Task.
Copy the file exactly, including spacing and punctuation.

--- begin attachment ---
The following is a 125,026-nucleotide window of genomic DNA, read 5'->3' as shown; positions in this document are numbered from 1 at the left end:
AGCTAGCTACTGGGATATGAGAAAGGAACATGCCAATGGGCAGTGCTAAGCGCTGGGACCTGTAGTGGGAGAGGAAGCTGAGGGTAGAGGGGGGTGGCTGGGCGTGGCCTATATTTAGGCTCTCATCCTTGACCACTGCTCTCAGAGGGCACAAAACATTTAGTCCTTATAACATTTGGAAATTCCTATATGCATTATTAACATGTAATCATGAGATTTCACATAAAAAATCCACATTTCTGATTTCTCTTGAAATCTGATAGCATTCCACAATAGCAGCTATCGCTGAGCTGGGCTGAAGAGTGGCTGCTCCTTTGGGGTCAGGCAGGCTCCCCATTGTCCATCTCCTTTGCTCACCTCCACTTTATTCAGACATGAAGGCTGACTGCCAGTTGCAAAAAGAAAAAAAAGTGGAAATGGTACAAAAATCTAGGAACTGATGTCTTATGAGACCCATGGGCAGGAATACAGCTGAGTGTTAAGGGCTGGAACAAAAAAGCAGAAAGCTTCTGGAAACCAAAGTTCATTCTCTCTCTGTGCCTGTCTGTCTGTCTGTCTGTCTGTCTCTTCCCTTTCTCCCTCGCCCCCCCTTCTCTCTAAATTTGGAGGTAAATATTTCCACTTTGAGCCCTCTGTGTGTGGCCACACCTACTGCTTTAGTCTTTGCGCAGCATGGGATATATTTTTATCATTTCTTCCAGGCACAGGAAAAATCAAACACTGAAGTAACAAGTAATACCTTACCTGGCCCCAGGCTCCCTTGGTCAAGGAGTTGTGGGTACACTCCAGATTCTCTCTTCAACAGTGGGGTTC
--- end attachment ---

The following is a 125,026-nucleotide window of genomic DNA, read 5'->3' as shown; positions in this document are numbered from 1 at the left end:
AGCTAGCTACTGGGATATGAGAAAGGAACATGCCAATGGGCAGTGCTAAGCGCTGGGACCTGTAGTGGGAGAGGAAGCTGAGGGTAGAGGGGGGTGGCTGGGCGTGGCCTATATTTAGGCTCTCATCCTTGACCACTGCTCTCAGAGGGCACAAAACATTTAGTCCTTATAACATTTGGAAATTCCTATATGCATTATTAACATGTAATCATGAGATTTCACATAAAAAATCCACATTTCTGATTTCTCTTGAAATCTGATAGCATTCCACAATAGCAGCTATCGCTGAGCTGGGCTGAAGAGTGGCTGCTCCTTTGGGGTCAGGCAGGCTCCCCATTGTCCATCTCCTTTGCTCACCTCCACTTTATTCAGACATGAAGGCTGACTGCCAGTTGCAAAAAGAAAAAAAAGTGGAAATGGTACAAAAATCTAGGAACTGATGTCTTATGAGACCCATGGGCAGGAATACAGCTGAGTGTTAAGGGCTGGAACAAAAAAGCAGAAAGCTTCTGGAAACCAAAGTTCATTCTCTCTCTGTGCCTGTCTGTCTGTCTGTCTGTCTGTCTCTTCCCTTTCTCCCTCGCCCCCCCTTCTCTCTAAATTTGGAGGTAAATATTTCCACTTTGAGCCCTCTGTGTGTGGCCACACCTACTGCTTTAGTCTTTGCGCAGCATGGGATATATTTTTATCATTTCTTCCAGGCACAGGAAAAATCAAACACTGAAGTAACAAGTAATACCTTACCTGGCCCCAGGCTCCCTTGGTCAAGGAGTTGTGGGTACACTCCAGATTCTCTCTTCAACAGTGGGGTTC